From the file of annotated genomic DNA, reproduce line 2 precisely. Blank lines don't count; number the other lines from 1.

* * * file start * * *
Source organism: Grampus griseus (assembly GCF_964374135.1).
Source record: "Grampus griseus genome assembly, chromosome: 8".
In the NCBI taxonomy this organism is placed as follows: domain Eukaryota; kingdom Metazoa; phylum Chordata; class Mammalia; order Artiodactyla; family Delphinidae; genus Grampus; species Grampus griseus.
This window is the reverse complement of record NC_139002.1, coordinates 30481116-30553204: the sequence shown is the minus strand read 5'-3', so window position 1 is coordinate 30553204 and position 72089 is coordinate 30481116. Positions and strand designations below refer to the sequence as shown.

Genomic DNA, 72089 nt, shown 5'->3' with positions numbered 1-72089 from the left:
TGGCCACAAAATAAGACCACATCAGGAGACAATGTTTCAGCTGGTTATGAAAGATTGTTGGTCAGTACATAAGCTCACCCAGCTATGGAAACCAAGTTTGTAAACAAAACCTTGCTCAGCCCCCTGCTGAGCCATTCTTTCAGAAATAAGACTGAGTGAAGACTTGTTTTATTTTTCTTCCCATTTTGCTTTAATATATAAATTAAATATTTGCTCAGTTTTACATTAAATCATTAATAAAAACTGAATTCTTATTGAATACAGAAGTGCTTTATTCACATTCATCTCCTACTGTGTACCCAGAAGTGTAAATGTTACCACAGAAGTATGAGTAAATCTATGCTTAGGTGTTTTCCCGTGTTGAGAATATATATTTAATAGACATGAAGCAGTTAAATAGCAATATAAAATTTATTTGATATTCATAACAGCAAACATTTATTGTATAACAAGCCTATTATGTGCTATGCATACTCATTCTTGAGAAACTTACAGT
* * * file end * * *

Source record: "Grampus griseus genome assembly, chromosome: 8".